The importance of having a Digital Legacy
When we lose a loved one, we often find comfort in the memories they leave behind. However, with many of these memories now stored digitally, in today’s society, families are in danger of losing this precious shared history. Having access to them is so much more complicated than opening a photo album or picking a CD off the shelf.
- It’s vital to leave clear instructions to loved ones when it comes to your digital legacy
- Ensure that the Executor of your estate can locate all of the log in details of your digital accounts, by storing them securely
- Appoint a Digital Executor when managing your Digital Legacy
What is a Digital Legacy?
Your Digital Legacy is essentially your personal identity online. This can include email and internet accounts of any type. For example:
- Social media accounts (Facebook, Instagram, Twitter etc)
- Email accounts
- Bank or investment accounts
- Utility accounts
- Cloud storage accounts containing personal files
- Streaming services
- Website domain and blogs
How do I manage my Digital Legacy?
There are a number of ways you can manage your Digital Legacy:
- Make a list of all the online accounts you have and what you would like your appointed Digital Executor to do with those accounts.
- Appoint a Digital Executor. This should be someone who is tech savvy and someone who you can trust as this person will oversee the process of making sure your wishes are carried out.
- Update your Will to include your Digital Legacy.
How can I protect my Digital Legacy after I die?
You can make things easier for the Executor of your estate by considering your Digital Legacy as part of your end-of-life planning.
- Read the terms and conditions for any digital property or service closely so that you know what will happen after you die. Make enquiries with any service providers if you do not understand their policy regarding death.
- Write a list of all your digital assets, including social media, with instructions on what you would like to happen to them after you die, including details of any money that might be contained in accounts.
- Ensure that the Executor of your estate can locate all of the log-in details for your digital accounts, by storing them securely, such as on a password manager. You should never include passwords in a Will, because after you die it becomes a public document.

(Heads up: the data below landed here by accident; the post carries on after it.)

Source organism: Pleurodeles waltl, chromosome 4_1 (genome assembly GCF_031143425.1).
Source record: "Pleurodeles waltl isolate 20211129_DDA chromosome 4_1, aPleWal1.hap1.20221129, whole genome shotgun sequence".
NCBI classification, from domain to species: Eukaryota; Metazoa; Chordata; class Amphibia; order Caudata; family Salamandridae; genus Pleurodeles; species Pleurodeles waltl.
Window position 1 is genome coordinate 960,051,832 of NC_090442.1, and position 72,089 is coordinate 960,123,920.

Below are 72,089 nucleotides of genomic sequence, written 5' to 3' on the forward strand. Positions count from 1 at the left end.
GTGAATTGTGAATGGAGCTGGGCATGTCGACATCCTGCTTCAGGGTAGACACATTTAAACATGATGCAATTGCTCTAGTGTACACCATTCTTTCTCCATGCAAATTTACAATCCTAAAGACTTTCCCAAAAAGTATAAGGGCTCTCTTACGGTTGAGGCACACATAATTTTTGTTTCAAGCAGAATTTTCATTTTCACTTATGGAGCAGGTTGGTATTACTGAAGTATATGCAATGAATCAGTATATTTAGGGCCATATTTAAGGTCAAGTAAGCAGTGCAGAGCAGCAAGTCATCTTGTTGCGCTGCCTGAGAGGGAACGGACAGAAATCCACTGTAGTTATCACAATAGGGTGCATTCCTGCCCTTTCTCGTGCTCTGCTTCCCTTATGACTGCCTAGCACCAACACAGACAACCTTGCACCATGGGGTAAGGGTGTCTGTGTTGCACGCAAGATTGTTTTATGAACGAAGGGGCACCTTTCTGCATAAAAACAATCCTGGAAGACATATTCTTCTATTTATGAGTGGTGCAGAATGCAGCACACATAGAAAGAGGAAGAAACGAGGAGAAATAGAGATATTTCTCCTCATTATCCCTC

- Make sure that no important information is stored in an email account or other platform that the Executor of your estate might not be able to access.
This is where our Life Organiser comes in.
Alongside your Will, it is vital to have a document which also lists the websites and applications that store important data about you, such as Facebook, LinkedIn, Twitter, email accounts etc.
A life organiser is a document which provides an essential overview of all the information needed for your loved ones to correctly manage your affairs. It goes a long way in helping those who need to settle your affairs, or in helping you if you need to settle the affairs of others.
The pack covers:
- Personal Information
- Household information
- Working life
- Credit cards & store accounts
- Life Insurance
- Funeral wishes
We are often advised to regularly change our passwords which can make it tricky to keep this list up-to-date. This is where our life organiser provides a place where you can keep a record of what digital assets you have and offers advice on how to manage and close digital accounts after death.
How can we help
At Osborne Morris & Morgan, we care for our clients. Our experienced advisors are always on hand to respond to any questions and we are committed to providing long-term support.
Along with the preparation of fixed-fee Wills and life organisers, our team can provide advice on protecting your Digital Legacy. We can also advise on how to deal with someone’s affairs after they have died.
Get in touch with them team today by calling 01525 378177 or email email@example.com.